August 21, 2019
Whether it’s romaine lettuce, ground beef, or cereal, you’ve probably noticed a number of significant food recalls in the headlines recently — so many that it often feels like there’s a new one each day. In the United States, food recalls are most often due to bacterial contamination from pathogens, such as E. coli and salmonella. These bacteria can lead to foodborne illness (also known as food poisoning) and, in rare cases, serious health issues. That’s pretty scary!
So, what should you do if you think you have recalled food items in your home? First, don’t panic. Not all recalls involve people getting sick; some are issued as a precautionary measure. Then, follow these steps:
Identify the product. Check out the list of recent food recalls to see if the details match your food product (e.g., UPC number, expiration or “use by” date). Food recalls are very specific, so if you don’t have the exact product in the notice, your product is not part of the recall.
While there’s no way to know what’s contaminated by look, feel, or smell, there are simple steps you can take to protect yourself and your family from foodborne illness. Here are four simple guidelines from the Centers for Disease Control and Prevention (CDC) to help ensure food safety at home:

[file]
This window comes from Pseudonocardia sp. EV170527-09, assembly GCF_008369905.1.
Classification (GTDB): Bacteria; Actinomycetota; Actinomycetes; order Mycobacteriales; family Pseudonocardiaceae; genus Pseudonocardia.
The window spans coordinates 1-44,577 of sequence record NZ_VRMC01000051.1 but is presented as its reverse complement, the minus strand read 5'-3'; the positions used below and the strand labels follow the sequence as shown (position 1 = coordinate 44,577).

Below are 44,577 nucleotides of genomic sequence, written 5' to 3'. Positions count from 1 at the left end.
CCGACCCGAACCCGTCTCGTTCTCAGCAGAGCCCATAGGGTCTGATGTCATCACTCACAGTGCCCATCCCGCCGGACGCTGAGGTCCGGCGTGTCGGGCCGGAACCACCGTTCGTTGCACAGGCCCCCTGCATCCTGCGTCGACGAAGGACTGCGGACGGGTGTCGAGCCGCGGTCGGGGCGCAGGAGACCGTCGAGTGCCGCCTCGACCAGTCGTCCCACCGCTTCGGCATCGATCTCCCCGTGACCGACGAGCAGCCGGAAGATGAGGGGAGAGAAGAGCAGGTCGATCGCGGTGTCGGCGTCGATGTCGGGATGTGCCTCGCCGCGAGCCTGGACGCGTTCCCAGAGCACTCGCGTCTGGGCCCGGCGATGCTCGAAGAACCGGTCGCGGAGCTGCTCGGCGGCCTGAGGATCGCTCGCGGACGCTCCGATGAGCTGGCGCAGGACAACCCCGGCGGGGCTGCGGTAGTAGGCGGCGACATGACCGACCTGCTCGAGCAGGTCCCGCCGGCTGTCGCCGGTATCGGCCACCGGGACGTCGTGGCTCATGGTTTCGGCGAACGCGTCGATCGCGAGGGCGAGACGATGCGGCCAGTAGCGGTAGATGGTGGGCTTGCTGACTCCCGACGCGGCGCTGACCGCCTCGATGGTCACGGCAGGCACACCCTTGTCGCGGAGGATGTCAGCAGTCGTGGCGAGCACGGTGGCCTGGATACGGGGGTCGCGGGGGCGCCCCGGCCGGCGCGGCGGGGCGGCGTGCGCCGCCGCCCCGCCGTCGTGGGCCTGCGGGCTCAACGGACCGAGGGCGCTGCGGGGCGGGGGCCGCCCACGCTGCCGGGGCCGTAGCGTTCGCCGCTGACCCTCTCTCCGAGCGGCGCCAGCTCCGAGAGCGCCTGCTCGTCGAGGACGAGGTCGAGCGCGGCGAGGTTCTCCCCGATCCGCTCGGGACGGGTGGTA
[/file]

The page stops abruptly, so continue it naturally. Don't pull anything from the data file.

• Wash your hands and work surfaces with soap and water often. Germs can survive in many places around your kitchen, including your hands, utensils, cutting boards, and countertops.
• Keep raw meat, poultry, seafood, and eggs separate from ready-to-eat foods and produce at all times — including in your shopping cart, refrigerator, and meal preparation area.
• Ensure that all meat, poultry, seafood, and other cooked foods reach the right internal temperature during cooking to kill harmful bacteria. You can’t tell if food has been cooked safely by looking at its color or texture, so be sure to use a food thermometer.
• Chill. Refrigerate food promptly. Bacteria can multiply rapidly, so refrigerate perishable foods within two hours of cooking (or within one hour if it’s warmer than 90°F outside). Also, keep your refrigerator below 40°F.
This content was originally published on IBX Insights.
Mother. Wife. TV junkie. Shopaholic. That’s me in a nutshell – outside of work. As a copywriter at IBX, I enjoy learning about the health and wellness topics that I write about and hope to incorporate more healthy habits into my daily life to give me the energy to keep up with my baby girl.